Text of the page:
Eudialyte Value, Price, and Jewelry Information

Oval-cut eudialyte, 0.52 cts, 6.4 x 4.7 x 3.0 mm, Mont St. Hilaire, Quebec, Canada. © ARK Rare Gems. Used with permission.

Eudialyte

Although lapidaries can cut cabochons and decorative objects from massive or translucent eudialyte crystals, transparent material suitable for faceting is elusive and always small.

Eudialyte Information

Data Value
Name Eudialyte
Colors Shades of brownish red, yellowish brown, reddish orange, orangey pink, pink, red.
Crystallography Hexagonal (trigonal); tabular crystals, may be hexagonal or trigonal; also prismatic, rhombohedral, massive.
Refractive Index 1.591-1.633
Luster Vitreous; greasy; may be dull.
Hardness 5-5.5
Fracture Uneven
Specific Gravity 2.74-2.98
Birefringence 0.003-0.010
Cleavage Basal, indistinct
Dispersion None
Luminescence Not reported.
Luminescence Present No
Transparency Often translucent, rarely transparent.
Absorption Spectrum Not diagnostic.
Formula

Na4( Ca,Fe,Ce,Mn)2ZrSi6O17(OH,CI)2

Pleochroism

Weak, varies with body color: o = colorless/pink/pale yellow; e = pink to colorless.

Optics

= 1.591-1.623; = 1.594-1.633. Uniaxial (+) but sign variable; eucolite reported to be (-).

Optic Sign Uniaxial +, Uniaxial -
Etymology

From Greek words meaning “easy to dissolve,” because of the mineral’s easy solubility in acids.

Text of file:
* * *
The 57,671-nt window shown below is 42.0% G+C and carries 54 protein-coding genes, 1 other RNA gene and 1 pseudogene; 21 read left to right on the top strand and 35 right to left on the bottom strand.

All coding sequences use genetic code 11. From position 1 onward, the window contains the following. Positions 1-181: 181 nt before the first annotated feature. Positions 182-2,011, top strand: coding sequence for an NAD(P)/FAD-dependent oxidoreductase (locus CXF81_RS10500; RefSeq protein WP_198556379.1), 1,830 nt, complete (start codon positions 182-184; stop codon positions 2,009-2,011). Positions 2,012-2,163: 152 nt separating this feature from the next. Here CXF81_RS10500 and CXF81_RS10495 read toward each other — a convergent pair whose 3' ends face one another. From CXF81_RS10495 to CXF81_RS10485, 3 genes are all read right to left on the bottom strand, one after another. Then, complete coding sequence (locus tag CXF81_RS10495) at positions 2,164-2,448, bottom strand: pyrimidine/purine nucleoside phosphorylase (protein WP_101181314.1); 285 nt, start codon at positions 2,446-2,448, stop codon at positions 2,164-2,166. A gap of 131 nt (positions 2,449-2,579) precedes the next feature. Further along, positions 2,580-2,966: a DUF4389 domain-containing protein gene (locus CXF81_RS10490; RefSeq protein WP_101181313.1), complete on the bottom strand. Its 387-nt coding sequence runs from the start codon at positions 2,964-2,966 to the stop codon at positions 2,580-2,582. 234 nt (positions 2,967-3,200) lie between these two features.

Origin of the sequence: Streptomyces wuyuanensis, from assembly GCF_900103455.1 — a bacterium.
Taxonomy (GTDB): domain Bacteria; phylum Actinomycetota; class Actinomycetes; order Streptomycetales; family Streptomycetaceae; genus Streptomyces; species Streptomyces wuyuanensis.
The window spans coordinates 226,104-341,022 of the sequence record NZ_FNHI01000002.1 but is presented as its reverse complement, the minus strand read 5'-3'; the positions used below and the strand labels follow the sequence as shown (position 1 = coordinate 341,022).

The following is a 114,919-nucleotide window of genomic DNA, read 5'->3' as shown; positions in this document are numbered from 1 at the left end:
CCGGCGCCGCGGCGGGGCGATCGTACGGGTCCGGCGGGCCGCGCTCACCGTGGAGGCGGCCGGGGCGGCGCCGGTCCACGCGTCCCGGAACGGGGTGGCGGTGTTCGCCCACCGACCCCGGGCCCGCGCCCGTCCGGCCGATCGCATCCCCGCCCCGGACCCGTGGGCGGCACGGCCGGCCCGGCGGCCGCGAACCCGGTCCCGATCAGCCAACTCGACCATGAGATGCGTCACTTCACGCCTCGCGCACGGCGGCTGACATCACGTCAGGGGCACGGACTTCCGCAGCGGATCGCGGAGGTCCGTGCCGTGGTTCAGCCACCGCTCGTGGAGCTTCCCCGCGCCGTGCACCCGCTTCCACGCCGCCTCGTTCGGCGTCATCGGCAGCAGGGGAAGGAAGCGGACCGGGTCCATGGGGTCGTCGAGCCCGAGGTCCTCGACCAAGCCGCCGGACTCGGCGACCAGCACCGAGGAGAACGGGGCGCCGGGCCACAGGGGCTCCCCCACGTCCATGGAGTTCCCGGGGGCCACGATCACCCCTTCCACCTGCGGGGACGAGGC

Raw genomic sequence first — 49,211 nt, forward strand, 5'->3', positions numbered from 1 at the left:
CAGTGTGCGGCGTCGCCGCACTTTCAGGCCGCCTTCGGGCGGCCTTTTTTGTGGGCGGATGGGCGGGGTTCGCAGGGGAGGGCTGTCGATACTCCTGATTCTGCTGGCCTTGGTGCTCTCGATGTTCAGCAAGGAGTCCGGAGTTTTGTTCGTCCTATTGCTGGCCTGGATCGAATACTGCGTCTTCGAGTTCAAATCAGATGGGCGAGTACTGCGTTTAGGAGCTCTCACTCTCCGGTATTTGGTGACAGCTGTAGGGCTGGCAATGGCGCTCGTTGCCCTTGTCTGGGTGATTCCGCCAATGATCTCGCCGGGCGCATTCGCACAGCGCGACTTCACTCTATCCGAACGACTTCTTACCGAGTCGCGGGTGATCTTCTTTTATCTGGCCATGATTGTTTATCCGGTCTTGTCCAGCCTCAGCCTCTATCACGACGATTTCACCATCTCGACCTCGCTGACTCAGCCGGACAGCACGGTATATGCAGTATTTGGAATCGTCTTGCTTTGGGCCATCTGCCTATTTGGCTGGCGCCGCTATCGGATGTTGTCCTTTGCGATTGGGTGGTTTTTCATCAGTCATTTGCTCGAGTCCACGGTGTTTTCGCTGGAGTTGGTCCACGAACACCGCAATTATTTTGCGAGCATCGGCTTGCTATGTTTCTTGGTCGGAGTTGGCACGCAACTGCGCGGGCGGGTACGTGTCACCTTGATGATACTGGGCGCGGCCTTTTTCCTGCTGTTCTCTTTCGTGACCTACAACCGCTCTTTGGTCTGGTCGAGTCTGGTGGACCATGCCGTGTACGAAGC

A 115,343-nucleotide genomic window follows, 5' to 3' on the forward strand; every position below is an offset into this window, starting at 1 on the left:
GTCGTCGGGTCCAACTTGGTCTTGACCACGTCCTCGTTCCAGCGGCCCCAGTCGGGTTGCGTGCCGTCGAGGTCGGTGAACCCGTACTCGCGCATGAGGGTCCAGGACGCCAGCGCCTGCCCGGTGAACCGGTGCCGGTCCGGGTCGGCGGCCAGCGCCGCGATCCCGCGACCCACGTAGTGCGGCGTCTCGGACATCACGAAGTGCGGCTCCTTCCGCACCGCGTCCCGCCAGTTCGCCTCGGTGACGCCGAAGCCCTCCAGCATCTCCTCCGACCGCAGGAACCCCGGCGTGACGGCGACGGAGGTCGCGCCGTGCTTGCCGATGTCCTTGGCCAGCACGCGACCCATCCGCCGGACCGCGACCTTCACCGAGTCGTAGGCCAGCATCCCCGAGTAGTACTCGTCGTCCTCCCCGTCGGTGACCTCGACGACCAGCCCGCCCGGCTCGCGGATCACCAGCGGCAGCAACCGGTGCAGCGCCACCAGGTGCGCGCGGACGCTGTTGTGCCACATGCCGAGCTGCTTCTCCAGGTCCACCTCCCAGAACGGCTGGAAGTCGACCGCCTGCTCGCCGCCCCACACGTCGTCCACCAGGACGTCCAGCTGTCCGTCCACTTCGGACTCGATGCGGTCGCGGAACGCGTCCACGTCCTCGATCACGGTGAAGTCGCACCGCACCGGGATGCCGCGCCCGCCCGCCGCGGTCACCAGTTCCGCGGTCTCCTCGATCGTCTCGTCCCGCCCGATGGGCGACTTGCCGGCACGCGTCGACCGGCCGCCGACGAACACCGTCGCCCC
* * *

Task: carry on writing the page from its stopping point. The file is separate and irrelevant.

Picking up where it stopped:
Occurrence

Nepheline syenites and associated pegmatites.

eudialyte sphere - Russia

This “Dragon’s Blood” eudialyte sphere has an intense carmine red color with green-black aegirine accents. 3” diameter, Khibiny Massif, Kola Peninsula, Murmanskaja Oblast’, Northern Region, Russia. Photo courtesy of liveauctioneers.com and Heritage Auctions.

Comments

Eudialyte, also spelled eudialite or eudyalite, belongs to a mineral group of the same name. Although this group of trigonal cyclosilicates contains many members, eudialytes are the only ones likely to be encountered as gemstones. Eudialytes can have deep to bright red colors, and gem cutters commonly fashion them into cabochons and carved objects, especially spheres. These objects are often cut to also feature a combination of black and white minerals, especially black aegirine crystals, which adds a striking contrast to the red stone. 

eudialyte box - Russia

A box made from carved red eudialyte and black and white matrix (even the feet), 4.50 x 2.75 x 1.50 inches, Kola Peninsula, Murmanskaja Oblast’, Northern Region, Russia. Photo courtesy of liveauctioneers.com and Heritage Auctions.

While uncut eudialyte crystals are popular specimens for mineral collections, faceted gemstones would make very rare, very prized additions.

square step-cut eudialyte - Canada

Square step-cut eudialyte, 0.40 cts, 4 mm, Quebec, Canada. © The Gem Trader. Used with permission.

Identifying Characteristics

Eudialytes are mildly radioactive, but wearing or handling pieces under 5 cts (1 gram) should pose no health risks. On the other hand, holding a eudialyte sphere of 5,000 cts (1 kg) — a very large piece, indeed — would expose you to 2.40 mREM per hour. To put that in perspective, the average annual estimated radiation exposure in the U.S. from background radiation, medical sources, and consumer products is 360 mRem.